Man Up (2015)

manup_2015_poster
Man Up (2015)
  • Time: 88 min
  • Genre: Comedy | Romance
  • Director: Ben Palmer
  • Cast: Lake Bell, Simon Pegg, Rory Kinnear, Ophelia Lovibond

Storyline:

A 34 year old single woman, Nancy, hung-over again, exhausted by the endless fruitless set ups by her friends, traveling across London to toast another 10 years of her parent’s successful happy magical marriage runs in with a 40 year old divorcee, Jack, who mistakes her for his 24 year old blind date. Nancy, deciding to go with it, happens to hop on the most chaotic yet hilarious journey of her life which neither of them will ever forget. There is drinking, truths, an old stalker class mate with long a standing crush, lost divorce papers, lost hopes, competitive indoor sports and yeah Jack finding out the truth that Nancy isn’t his blind date. ‘Man Up’ a romantic comedy about taking chances, finding about being yourself, making decisions and rolling with the consequences.

One review

  • Halfway through Man Up, Nancy (Lake Bell) and Jack (Simon Pegg) are on the dance floor lamenting their respective romantic travails when they suddenly launch into a spontaneously choreographed dance to Duran Duran’s “The Reflex.” Such is the joy that pervades the unfortunately titled but fortunately entertaining British romantic comedy Man Up.

    Written by Tess Morris, whose previous work The Love Punch was an equally breezy romp, the film maintains a sunny tone, always bestowing happiness even as its content tends to the alarmingly sociopathic. Nancy is a 34-year-old singleton first seen revving up her confidence with mantras like “Put yourself out there” and “Engage with life” before embarking on a disastrous blind date notable for the alacrity in which they descend from stilted conversation to awkward silence. The next day, on a train to London to attend her parents’ 40th anniversary party, Nancy announces to her sister Elaine (Sharon Horgan) that “I’m just going to let my vagina hermetically dry up.”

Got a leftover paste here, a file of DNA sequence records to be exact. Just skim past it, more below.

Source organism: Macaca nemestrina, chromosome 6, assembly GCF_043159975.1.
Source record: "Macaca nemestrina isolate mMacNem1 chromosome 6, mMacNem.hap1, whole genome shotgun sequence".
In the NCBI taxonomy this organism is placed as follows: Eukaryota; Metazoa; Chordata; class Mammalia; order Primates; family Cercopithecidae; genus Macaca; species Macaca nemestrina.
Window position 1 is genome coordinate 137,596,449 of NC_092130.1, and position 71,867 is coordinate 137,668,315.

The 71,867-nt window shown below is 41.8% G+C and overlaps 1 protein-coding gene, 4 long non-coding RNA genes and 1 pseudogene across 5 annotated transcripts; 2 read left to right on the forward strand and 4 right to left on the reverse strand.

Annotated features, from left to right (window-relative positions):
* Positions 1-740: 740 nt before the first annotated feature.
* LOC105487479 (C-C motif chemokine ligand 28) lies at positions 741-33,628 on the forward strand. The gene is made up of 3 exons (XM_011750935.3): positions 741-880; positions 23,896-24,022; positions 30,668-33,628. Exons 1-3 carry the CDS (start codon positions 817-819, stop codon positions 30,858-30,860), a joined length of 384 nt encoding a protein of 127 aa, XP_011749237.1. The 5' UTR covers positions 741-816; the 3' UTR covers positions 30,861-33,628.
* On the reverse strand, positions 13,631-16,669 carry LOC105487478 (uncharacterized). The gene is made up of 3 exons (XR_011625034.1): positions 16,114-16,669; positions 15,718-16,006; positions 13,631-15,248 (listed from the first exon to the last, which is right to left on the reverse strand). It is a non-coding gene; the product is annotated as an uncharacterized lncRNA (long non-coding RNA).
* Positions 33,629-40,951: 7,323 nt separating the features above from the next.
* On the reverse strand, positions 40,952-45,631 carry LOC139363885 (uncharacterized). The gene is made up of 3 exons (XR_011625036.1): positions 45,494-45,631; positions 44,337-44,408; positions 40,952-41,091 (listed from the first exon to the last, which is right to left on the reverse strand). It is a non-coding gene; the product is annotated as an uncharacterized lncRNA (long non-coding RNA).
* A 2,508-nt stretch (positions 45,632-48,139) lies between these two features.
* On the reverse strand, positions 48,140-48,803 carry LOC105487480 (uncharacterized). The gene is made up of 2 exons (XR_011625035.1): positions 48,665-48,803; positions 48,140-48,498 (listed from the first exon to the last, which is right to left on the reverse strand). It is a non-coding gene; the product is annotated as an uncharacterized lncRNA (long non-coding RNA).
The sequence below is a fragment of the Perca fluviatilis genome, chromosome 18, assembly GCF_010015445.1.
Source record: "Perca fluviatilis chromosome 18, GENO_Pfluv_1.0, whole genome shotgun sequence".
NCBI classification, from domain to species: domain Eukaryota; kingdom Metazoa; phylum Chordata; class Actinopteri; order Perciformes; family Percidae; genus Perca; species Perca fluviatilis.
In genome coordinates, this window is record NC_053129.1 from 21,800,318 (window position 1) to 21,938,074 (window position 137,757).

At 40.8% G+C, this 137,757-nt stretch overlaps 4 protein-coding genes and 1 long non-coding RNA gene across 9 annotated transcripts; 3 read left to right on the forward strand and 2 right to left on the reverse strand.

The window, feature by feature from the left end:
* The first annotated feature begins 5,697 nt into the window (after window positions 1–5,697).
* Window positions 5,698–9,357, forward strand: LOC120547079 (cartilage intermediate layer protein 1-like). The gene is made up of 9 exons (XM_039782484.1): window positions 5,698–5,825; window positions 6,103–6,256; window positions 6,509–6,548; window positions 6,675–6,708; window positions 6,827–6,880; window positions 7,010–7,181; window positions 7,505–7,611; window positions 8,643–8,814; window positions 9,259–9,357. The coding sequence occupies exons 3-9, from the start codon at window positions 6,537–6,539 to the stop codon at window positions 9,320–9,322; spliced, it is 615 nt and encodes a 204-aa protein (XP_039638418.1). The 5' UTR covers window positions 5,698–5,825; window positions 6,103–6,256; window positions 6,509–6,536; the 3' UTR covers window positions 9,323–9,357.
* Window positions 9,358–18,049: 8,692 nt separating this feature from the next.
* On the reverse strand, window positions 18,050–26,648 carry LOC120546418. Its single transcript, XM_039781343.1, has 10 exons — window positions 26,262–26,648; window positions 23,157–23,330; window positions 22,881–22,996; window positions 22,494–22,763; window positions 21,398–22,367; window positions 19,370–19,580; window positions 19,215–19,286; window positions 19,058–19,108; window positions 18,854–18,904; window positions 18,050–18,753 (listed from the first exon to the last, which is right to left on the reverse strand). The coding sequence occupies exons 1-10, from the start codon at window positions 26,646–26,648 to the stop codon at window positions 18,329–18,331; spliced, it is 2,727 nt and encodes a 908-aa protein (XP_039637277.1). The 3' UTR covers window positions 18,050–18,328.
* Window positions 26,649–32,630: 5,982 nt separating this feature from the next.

Overhearing Nancy’s phone conversation is Jessica (Ophelia Lovibond), a perky and ponytailed 24-year-old who urges her to read a best-selling self-help book that will change her life. Jessica proclaims the book is about to change hers – she’s on her way to meet her blind date and the book is how they will recognise one another. When Jessica leaves her copy for Nancy on the train and Nancy races after her through Waterloo Station to return it, Nancy is mistaken for Jessica after Jack spots the book in her hand. Stunned into silence, Nancy decides to play along, especially after he quotes a line from her favourite film The Silence of the Lambs.

    What ensues is a series of frequently farcical and laugh out loud moments as Nancy keeping up the pretense of being a young career woman fresh off a breakup who also loves competing in triathlons. Bell and Pegg’s instantaneous and fizzy chemistry cement viewer support as their characters navigate the various shifts in their relationship. Nancy and Jack must also contend with the appearances of Sean (Rory Kinnear), a former high-school classmate of Nancy’s whose unabashed crush on her is beyond stalkerish (he knows the Google coordinates of her parents’ house), and Jack’s frosty soon-to-be ex-wife (Olivia Williams), who arrives with her lover (Stephen Campbell Moore) in tow.

    There isn’t anything in Man Up that hasn’t already been seen and done in any rom-com from the past 20 years, but the playfulness with which Man Up embraces the conventions of the genre is to be enthusiastically applauded. The film knows exactly what it is and it is this celebratory and frequently winking take that makes Man Up a consistently engaging watch.

    Adding to the fun is the excellent supporting cast led by Kinnear and Lovibond. Kinnear is an absolute scene stealer as a man whose obsession knows no bounds. Lovibond shines as the perpetually chipper romantic. Pegg has his most charming and winning role outside of the Mission: Impossible and Star Trek franchises. The underrated Bell gets a strong showcase for her comic skills, lobbing the script’s numerous one-liners with screwball flair.

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